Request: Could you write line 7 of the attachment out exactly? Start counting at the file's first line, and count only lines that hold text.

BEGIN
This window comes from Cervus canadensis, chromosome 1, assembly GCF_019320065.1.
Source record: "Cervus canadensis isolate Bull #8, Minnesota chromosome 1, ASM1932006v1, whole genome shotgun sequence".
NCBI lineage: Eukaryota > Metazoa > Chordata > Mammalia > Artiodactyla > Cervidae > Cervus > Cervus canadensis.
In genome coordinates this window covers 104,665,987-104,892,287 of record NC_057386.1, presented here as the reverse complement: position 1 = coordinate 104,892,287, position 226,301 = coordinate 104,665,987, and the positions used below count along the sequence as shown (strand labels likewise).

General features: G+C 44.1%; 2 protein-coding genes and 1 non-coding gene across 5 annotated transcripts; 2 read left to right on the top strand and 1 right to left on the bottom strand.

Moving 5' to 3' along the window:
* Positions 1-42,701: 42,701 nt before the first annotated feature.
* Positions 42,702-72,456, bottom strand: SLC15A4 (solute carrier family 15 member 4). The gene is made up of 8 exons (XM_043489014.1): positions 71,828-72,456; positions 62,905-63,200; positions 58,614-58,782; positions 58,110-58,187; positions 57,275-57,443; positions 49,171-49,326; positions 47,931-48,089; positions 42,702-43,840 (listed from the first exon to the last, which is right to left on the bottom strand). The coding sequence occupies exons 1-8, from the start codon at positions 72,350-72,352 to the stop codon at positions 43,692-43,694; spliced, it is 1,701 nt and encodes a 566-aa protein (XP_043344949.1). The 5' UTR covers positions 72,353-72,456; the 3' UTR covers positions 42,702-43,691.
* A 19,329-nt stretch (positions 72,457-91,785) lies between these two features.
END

* Positions 1-42,701: 42,701 nt before the first annotated feature.